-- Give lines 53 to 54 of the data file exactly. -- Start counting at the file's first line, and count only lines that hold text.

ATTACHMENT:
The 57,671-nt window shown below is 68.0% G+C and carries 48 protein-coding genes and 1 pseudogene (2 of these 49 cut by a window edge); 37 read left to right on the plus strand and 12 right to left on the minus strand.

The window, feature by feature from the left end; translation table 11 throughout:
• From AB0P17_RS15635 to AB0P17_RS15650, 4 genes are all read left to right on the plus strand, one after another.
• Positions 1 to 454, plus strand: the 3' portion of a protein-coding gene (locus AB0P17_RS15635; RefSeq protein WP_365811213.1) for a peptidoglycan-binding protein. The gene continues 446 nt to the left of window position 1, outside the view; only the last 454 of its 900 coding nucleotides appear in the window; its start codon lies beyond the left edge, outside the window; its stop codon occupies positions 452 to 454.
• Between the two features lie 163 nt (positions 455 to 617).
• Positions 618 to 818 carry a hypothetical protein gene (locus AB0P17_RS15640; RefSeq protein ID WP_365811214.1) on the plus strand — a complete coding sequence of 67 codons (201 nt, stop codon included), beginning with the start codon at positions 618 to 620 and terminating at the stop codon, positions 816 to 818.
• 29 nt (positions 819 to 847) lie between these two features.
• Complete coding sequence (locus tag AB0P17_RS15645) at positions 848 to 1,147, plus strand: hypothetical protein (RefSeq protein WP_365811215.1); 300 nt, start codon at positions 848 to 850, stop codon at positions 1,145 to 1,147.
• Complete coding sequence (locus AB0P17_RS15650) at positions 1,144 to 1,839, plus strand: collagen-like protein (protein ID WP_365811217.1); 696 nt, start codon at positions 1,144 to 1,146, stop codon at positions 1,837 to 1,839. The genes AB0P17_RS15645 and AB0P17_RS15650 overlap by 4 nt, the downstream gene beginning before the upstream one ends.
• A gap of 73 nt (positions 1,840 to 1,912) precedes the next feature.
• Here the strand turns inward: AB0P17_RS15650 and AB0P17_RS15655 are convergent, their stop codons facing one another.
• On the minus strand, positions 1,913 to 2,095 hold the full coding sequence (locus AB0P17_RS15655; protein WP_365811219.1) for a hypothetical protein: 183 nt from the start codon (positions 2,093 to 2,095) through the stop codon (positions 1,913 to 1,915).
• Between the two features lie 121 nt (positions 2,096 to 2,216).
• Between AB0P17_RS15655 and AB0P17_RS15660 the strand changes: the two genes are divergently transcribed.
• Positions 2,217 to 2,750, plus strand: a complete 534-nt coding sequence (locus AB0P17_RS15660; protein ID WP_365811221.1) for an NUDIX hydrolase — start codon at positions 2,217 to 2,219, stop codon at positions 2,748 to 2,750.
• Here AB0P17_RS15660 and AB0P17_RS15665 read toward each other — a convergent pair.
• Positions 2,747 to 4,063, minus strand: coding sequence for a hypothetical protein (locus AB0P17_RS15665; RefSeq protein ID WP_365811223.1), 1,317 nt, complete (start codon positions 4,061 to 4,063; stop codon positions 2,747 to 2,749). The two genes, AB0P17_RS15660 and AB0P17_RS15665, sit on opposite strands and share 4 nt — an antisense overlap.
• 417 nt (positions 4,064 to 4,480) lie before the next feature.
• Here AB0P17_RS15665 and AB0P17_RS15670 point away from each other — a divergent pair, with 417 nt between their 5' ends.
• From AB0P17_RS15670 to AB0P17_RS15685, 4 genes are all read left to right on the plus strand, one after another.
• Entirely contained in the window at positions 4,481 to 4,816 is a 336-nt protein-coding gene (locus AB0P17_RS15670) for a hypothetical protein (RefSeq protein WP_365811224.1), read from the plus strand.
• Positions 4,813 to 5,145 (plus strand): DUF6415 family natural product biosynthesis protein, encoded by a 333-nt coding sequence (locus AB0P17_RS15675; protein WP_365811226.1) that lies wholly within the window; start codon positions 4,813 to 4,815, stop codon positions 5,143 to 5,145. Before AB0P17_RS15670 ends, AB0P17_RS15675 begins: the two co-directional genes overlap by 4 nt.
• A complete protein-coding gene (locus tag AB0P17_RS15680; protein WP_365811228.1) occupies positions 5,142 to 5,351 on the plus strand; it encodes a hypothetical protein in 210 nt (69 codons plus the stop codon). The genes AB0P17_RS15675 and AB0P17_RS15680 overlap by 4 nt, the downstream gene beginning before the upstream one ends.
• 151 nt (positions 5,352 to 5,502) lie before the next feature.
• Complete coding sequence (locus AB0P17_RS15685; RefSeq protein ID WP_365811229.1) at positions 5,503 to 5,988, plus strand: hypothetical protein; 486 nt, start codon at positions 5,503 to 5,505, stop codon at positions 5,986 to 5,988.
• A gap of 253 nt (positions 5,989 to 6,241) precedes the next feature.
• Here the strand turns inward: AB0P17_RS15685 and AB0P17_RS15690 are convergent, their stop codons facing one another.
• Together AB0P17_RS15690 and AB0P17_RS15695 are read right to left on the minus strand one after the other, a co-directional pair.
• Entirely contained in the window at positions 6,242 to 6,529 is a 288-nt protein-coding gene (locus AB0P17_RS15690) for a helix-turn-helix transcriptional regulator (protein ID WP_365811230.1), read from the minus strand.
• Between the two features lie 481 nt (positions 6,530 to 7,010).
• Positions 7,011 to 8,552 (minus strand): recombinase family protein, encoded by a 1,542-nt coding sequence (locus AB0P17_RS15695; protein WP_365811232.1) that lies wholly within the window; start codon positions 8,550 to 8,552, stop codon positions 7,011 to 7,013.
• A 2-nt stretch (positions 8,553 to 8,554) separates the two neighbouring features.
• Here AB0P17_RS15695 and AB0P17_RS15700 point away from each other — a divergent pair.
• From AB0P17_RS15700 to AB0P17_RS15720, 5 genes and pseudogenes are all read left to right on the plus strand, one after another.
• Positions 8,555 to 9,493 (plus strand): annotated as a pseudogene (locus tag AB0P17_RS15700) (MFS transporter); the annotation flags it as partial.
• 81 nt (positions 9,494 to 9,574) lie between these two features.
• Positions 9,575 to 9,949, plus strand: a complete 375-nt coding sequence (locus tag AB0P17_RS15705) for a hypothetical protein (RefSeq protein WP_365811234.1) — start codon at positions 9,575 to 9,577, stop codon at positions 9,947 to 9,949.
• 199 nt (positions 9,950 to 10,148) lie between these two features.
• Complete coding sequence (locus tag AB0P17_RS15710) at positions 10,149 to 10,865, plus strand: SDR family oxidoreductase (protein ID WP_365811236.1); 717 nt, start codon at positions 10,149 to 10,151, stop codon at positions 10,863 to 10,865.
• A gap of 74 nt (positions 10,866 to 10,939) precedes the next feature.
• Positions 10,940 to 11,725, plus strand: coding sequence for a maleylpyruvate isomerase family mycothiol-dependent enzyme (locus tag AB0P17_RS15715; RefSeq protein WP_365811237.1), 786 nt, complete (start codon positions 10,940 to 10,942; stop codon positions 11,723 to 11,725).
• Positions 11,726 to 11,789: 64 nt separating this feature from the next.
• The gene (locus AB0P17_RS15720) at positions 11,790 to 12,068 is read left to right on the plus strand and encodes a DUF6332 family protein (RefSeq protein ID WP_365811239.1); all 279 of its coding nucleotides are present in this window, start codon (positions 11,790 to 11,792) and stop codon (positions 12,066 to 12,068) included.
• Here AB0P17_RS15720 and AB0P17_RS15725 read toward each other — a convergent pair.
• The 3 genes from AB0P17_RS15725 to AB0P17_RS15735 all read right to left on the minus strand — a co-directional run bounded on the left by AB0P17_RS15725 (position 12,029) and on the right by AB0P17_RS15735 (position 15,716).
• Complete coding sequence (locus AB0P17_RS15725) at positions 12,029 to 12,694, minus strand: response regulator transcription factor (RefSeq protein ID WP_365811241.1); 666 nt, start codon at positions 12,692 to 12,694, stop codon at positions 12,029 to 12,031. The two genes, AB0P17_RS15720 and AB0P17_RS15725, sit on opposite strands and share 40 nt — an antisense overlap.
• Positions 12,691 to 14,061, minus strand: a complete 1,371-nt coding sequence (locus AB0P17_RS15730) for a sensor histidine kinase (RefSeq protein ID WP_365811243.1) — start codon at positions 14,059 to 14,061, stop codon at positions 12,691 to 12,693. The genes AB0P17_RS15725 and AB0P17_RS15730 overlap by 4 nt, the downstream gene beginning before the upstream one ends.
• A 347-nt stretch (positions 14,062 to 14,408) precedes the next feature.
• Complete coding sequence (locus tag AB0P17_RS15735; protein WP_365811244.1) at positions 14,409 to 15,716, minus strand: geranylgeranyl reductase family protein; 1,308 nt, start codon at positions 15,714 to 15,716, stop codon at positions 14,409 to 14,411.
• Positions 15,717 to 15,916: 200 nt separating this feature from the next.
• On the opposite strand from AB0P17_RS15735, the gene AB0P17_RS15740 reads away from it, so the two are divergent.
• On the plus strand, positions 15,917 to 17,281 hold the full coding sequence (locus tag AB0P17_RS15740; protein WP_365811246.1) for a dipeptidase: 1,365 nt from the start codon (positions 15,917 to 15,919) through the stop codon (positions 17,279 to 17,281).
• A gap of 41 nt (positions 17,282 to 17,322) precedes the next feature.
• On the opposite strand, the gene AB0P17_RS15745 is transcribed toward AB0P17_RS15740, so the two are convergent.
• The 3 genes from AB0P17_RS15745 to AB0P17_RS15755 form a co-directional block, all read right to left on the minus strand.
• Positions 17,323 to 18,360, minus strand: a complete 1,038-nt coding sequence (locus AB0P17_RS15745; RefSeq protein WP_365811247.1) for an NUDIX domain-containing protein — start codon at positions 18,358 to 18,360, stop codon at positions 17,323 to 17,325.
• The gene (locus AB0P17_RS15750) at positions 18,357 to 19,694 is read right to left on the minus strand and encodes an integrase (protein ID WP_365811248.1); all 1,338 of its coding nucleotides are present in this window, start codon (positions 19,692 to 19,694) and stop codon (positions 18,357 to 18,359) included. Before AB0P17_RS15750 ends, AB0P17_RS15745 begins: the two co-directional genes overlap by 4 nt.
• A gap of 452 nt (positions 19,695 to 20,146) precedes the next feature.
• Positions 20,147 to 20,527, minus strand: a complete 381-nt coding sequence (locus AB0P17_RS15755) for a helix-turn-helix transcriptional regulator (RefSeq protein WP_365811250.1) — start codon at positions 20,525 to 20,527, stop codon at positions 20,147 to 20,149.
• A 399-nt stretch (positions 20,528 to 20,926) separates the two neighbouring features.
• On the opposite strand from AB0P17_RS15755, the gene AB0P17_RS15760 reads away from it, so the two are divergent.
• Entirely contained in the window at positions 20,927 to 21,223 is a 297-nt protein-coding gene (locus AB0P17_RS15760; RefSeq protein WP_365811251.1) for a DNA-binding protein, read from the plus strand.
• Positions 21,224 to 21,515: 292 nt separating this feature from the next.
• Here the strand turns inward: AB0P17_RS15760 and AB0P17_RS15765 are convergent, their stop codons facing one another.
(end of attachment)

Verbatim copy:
• A gap of 41 nt (positions 17,282 to 17,322) precedes the next feature.
• On the opposite strand, the gene AB0P17_RS15745 is transcribed toward AB0P17_RS15740, so the two are convergent.